In truth the real classics, the works that truly have earned a place in the canon, are read because they’re the most satisfying and enjoyable books to read. They are, in the most concise way of putting it, good books.I particularly like what she writes about "fluff":
Yet for many readers, the classics are books that seem dull and difficult, only to be read under duress, for a class or a particularly unfortunate book group. Why is this? There are a lot of reasons ... but one reason is a simple one: if you haven’t developed a taste for good books, you won’t enjoy them. Conversely, once you do develop that taste, you’ll find the best books, the classics, to be the very best of literary friends.
Inoffensive fluff has the problem that it can deaden one’s capacity for appreciating truly great literature. It’s not the content that’s the problem. The problem is that fluff is sticky. You get used to it. Bad writing is easy to read; you don’t have to wrestle with it, because whatever’s there, is right there on the surface. Bad writing doesn’t make you think; it numbs the mind rather than develops it ...Good stuff. Read the whole thing here.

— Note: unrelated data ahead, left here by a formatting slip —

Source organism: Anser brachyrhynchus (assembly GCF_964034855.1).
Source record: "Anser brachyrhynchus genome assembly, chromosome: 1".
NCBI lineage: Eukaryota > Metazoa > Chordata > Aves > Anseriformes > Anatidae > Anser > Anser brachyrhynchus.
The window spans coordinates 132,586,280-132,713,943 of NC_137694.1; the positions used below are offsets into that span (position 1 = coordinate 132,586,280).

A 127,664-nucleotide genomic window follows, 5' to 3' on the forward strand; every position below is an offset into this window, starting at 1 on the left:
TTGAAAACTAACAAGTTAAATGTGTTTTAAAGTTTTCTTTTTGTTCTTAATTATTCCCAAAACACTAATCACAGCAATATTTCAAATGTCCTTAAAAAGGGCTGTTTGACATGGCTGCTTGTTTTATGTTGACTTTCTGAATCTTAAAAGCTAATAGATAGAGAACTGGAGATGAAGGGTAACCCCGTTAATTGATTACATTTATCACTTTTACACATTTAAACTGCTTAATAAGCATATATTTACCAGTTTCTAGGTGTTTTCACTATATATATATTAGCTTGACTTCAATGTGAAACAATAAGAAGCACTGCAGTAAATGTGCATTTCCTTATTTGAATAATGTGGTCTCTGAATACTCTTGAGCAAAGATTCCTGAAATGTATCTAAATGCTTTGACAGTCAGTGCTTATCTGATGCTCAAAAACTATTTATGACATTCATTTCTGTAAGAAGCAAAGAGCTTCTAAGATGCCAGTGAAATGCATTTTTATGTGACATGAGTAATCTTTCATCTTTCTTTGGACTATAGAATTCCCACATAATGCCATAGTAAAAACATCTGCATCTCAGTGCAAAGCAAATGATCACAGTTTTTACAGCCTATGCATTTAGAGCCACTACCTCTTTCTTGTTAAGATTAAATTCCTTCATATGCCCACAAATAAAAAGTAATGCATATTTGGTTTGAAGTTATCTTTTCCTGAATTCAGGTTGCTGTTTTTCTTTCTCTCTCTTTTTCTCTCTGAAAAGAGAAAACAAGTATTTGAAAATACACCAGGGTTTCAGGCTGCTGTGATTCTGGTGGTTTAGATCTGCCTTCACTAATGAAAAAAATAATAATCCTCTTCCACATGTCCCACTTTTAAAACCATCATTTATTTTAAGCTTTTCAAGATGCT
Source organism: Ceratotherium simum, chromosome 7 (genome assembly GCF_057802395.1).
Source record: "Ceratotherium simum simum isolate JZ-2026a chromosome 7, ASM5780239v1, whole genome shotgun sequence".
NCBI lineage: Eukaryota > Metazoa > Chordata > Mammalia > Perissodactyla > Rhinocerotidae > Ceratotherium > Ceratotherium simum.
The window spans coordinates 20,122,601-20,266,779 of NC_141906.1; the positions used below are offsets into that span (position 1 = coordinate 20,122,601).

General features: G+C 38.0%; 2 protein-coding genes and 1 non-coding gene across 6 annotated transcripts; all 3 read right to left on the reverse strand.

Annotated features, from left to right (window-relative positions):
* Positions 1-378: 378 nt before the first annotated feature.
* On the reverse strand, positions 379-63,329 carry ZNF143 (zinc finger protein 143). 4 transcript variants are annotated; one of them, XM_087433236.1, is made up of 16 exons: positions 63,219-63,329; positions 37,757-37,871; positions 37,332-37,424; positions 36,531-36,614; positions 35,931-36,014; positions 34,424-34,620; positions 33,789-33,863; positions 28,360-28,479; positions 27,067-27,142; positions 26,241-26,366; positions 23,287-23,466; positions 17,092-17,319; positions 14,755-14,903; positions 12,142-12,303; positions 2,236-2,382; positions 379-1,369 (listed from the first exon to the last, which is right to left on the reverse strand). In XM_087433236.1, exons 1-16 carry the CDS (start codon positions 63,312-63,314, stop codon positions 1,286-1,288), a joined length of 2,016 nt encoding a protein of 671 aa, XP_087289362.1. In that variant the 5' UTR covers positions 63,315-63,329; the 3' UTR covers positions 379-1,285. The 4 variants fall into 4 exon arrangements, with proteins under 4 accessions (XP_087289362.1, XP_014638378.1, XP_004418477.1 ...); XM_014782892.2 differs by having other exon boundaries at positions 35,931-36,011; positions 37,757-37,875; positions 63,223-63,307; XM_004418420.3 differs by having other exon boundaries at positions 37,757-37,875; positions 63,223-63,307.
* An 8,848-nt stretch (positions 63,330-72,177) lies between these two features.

Dr. Ordway posted this early in 2010. I recently started following her blog, Hieropraxis, which features short essays on apologetics, literature, culture, and the like.
Ordway is an English professor and a former atheist who loves Hopkins and Donne, so I can't help but feel that she's a kindred spirit. I highly recommend her book, Not God's Type: A Rational Academic Finds a Radical Faith, published last year by Moody Press.